Carbohydrates are the hidden parents of the fats that can kill us. Refined dietary sugars almost always turn into fats, and starches can also turn into saturated fats. Let’s see how sugars and starches can keep us healthy and make us sick, and can even kill us.
The sugars category includes all refined sugars and syrups. These are: simple sugars: glucose (or dextrose), fructose (or levulose), and galactose; double sugars: sucrose (table sugar), maltose (in beer), and lactose (in milk); dextrins and dextrans; and syrups made from sugarcane, sugar beets, sorghum, and maple. Even honey and maple syrup are included.
Our body digests and absorbs these concentrated sources of sugars rapidly, and quickly turns them into saturated fatty acids.
Starches are sugar (glucose) molecules bonded together. Enzymes in our body must break the bonds between the glucose molecules, gradually turning (digesting) starches into glucose, the primary fuel for all cells in our body. Starches are preferable to sugars because they are digested more slowly, and therefore absorbed more slowly over an extended period of time. Refined starchy foods – white flour, white rice, pasta, enriched flours (both white and dark), corn starch, tapioca, breakfast cereals, and products made with these ingredients – are more likely to turn into fats than starches from whole grains, which contain more fiber and are digested even more slowly.
Products that contain hidden sugars and/or starches include soft drinks; cakes, cookies, and pies; candies and confections; many canned fruits and juices; ice creams and shakes; jams and jellies; and desserts. Ketchup contains a huge amount of sugar.
Many meat and sausage products are extended with refined starch. Protein-starch mixtures are more difficult to digest than either protein or starch by itself. When poorly or incompletely digested, such mixtures can lead to bloating, intestinal pain, and gas.
Whole grains do not usually present problems. They contain more fiber, and are digested and absorbed more slowly than sugars and refined starches. They are also rich in mineral and vitamin co-factors that enable our body to completely burn them for energy. Complex carbohydrates can fatten us only if we live sedentary lives without exercise, eat for social reasons when we’re not hungry, or eat compulsively for psychological reasons. Complex carbohydrate foods include grains, corn, and starchy vegetables such as broccoli and cauliflower. Potatoes and yams contain starch that is quickly broken down, and can increase blood sugar levels rapidly.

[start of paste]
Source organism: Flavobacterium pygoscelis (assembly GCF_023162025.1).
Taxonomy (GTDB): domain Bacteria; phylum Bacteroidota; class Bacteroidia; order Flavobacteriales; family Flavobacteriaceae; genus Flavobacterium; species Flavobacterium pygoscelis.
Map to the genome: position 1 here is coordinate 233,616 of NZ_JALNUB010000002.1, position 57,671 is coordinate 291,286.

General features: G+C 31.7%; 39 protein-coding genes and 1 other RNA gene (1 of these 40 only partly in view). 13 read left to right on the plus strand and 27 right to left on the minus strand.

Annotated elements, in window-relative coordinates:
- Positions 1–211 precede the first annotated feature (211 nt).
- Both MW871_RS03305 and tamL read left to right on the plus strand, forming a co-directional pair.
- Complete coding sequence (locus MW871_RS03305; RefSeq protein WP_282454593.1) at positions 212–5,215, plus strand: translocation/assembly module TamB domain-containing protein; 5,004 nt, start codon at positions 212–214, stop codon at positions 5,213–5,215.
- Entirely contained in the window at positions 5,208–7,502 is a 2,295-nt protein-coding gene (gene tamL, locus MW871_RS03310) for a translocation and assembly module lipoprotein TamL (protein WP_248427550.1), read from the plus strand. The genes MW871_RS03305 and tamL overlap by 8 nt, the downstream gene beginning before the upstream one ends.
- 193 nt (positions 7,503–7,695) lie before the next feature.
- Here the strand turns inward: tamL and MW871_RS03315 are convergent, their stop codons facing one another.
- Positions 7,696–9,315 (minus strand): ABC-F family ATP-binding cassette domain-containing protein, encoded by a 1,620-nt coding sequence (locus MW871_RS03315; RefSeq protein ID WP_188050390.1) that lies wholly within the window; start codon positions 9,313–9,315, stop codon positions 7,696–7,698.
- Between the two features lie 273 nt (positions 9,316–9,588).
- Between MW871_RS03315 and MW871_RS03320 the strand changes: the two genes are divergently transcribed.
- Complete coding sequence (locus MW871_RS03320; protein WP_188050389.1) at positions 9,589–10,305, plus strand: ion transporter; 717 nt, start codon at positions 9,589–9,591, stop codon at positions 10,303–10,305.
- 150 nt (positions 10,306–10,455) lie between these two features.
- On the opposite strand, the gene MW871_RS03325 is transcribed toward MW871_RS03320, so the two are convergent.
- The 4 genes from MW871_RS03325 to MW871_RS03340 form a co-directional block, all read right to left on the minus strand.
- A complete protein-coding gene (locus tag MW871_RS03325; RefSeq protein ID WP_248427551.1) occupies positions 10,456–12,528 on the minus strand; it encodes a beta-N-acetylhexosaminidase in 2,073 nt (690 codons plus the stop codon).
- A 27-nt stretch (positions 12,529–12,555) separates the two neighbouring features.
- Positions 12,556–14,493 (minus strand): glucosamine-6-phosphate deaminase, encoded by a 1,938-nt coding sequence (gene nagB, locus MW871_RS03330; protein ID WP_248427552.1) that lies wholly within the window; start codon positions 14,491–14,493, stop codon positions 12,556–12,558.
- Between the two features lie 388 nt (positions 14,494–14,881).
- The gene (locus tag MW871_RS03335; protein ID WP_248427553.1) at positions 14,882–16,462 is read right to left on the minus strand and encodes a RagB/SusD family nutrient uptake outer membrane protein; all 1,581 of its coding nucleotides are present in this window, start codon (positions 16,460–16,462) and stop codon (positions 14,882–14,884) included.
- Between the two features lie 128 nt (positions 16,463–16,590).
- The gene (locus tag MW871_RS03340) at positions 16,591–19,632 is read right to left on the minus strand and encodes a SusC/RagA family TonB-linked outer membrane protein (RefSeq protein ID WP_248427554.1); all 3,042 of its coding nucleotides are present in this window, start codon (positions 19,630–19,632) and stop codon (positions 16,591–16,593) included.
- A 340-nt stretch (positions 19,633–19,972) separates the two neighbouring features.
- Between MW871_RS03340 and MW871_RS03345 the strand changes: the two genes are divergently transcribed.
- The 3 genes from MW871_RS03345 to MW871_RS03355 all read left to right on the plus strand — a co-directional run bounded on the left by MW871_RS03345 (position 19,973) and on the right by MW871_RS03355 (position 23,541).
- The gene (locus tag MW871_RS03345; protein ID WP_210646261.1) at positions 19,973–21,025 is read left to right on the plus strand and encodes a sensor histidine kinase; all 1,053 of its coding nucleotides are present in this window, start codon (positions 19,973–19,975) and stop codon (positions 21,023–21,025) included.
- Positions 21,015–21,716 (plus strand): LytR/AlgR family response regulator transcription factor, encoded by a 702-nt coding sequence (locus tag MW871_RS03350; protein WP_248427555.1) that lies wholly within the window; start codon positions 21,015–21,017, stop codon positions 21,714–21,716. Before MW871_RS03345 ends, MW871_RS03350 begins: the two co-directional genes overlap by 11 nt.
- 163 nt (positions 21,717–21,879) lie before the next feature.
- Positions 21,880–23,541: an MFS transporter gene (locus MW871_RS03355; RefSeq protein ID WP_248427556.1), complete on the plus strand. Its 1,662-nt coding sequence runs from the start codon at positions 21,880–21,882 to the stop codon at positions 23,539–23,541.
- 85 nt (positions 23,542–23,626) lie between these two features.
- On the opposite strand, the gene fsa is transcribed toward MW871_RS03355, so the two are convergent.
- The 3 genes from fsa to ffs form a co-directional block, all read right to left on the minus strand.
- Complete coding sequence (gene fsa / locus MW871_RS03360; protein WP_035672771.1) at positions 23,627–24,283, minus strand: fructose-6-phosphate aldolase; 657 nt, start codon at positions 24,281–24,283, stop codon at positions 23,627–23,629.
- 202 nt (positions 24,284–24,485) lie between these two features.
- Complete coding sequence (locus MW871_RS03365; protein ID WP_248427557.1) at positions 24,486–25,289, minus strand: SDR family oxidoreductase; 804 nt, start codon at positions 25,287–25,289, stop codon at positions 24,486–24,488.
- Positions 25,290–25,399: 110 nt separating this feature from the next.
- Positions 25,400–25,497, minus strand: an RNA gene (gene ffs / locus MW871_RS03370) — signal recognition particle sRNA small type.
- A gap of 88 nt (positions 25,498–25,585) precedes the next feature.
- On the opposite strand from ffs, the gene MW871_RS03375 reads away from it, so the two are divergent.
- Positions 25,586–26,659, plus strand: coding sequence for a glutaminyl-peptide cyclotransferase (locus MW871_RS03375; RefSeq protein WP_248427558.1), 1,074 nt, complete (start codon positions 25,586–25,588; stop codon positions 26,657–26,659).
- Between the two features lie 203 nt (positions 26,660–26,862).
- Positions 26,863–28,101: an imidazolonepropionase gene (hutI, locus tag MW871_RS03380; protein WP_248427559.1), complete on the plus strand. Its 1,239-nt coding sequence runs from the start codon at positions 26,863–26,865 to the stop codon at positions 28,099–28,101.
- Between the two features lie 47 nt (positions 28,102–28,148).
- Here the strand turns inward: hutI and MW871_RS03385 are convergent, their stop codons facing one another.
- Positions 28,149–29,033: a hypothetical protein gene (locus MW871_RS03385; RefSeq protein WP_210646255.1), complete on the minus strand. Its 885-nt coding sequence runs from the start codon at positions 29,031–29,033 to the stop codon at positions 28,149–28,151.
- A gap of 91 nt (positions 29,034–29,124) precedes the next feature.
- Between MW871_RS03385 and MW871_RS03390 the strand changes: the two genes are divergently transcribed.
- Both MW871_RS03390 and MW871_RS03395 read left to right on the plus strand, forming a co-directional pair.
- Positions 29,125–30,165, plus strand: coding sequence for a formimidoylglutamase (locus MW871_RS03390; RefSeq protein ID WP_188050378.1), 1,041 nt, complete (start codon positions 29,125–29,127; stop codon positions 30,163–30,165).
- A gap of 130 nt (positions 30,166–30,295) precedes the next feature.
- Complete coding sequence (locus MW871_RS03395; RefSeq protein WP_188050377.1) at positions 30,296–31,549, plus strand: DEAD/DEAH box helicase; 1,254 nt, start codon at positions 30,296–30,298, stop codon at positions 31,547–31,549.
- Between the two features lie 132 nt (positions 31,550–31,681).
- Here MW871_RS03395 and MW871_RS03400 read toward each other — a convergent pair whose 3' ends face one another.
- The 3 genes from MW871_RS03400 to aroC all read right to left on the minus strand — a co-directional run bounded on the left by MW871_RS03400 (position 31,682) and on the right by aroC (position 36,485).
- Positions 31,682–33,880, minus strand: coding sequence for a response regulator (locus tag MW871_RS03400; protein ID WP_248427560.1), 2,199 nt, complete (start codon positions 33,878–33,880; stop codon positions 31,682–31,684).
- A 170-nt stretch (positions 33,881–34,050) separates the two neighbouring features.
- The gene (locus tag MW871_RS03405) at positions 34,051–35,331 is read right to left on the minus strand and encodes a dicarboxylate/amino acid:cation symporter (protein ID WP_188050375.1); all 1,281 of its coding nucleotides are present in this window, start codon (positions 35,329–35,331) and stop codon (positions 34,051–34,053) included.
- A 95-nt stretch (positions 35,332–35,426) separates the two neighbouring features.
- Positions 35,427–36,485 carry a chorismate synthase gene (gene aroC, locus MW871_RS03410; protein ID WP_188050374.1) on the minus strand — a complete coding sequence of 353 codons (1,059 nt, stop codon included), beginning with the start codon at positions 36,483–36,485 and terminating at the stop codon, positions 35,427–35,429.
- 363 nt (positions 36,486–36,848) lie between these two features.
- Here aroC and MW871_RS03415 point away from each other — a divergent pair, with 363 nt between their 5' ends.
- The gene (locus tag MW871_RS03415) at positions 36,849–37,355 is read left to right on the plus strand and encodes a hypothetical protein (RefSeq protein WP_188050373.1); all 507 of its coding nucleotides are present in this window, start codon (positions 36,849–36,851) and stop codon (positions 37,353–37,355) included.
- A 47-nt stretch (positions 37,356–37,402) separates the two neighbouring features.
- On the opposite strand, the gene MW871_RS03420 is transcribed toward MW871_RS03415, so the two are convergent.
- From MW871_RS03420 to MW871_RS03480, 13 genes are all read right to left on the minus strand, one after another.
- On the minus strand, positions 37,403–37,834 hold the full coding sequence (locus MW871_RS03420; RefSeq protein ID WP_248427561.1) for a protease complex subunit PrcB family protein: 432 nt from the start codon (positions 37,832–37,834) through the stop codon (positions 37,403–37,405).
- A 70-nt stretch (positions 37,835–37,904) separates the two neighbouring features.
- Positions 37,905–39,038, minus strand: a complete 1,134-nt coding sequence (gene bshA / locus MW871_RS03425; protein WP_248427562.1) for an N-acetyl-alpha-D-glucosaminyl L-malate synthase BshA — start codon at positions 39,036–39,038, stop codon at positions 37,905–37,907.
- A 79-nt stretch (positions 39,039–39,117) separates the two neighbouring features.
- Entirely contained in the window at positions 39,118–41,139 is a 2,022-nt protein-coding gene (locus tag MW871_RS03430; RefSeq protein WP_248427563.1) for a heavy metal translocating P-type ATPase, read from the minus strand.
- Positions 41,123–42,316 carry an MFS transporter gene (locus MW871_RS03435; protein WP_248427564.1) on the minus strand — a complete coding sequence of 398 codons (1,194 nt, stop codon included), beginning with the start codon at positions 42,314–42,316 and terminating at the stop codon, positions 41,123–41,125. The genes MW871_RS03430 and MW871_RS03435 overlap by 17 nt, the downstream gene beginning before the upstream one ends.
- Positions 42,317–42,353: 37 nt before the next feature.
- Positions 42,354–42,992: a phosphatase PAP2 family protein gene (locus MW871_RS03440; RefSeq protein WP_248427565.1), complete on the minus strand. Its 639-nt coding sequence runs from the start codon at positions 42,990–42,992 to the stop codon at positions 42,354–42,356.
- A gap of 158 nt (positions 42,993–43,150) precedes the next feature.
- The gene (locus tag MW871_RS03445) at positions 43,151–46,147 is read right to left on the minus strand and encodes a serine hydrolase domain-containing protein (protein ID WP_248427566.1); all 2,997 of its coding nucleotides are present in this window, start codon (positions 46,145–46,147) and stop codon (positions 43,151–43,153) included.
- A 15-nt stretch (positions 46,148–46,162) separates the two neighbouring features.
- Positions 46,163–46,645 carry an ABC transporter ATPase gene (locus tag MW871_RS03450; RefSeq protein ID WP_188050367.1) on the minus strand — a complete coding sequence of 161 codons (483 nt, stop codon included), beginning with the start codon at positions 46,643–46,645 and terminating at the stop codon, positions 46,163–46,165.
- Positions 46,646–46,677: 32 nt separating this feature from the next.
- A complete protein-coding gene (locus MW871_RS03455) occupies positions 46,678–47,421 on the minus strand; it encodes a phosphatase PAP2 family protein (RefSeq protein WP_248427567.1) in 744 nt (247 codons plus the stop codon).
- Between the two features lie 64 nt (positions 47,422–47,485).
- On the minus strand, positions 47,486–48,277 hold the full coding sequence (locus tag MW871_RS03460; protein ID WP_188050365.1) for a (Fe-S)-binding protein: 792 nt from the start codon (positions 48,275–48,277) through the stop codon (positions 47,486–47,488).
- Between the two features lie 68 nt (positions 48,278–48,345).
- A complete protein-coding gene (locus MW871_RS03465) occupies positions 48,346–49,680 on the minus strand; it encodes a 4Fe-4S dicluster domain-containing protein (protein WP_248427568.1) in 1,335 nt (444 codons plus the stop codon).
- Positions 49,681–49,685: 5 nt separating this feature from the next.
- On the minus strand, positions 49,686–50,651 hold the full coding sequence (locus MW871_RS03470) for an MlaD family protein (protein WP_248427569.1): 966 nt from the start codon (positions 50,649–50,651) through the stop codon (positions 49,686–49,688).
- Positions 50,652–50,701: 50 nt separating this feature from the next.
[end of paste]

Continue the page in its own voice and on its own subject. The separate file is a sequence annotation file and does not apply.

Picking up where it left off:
Sweet fruits contain starches, but also large amounts of sugar, and can lead to fat production when they form more than a small part of our diet. In nature, fruit is available mainly in the fall. Wild animals such as bears eat fruit in the fall in order to build up their fat. These fat stores are used up during the bears’ mostly foodless winter hibernation. When we eat sweet fruit year-round (an unnatural situation in temperate climates), we can get fat on it year-round.
Carbohydrates and Health Problems
If we are active and healthy with competent digestive function and no food allergies, we can eat natural complex carbohydrates (vegetables and grains, a little fruit) without getting fat. In fact, complex carbs are the best sources of slowly released glucose, which is the best fuel for providing the energy we live on.
Complex carbohydrates contain fiber and other materials that are digested slowly. Their starches are only slowly converted into glucose, which is then burned (oxidized) in body functions at the same rate at which it is produced. Therefore, complex carbs do not provide excess energy that turns into fat. Complex carbs also contain vitamins and minerals (cofactors) that enable our body to burn them cleanly into carbon dioxide, water, and energy.
People who spend most of their working day sitting in an office and their evenings as couch potatoes, or people whose diet contains a lot of refined starches and sugars, are likely to have a weight problem (really a fat problem). Males may die from the results of cardiovascular disease (CVD) or diabetes as early as their late 30s to early 60s. Women are protected from CVD during their reproductive years due to hormones (resulting in menstrual iron loss).
In the next post in this series, I’ll discuss the role of glucose and how our body deals with it.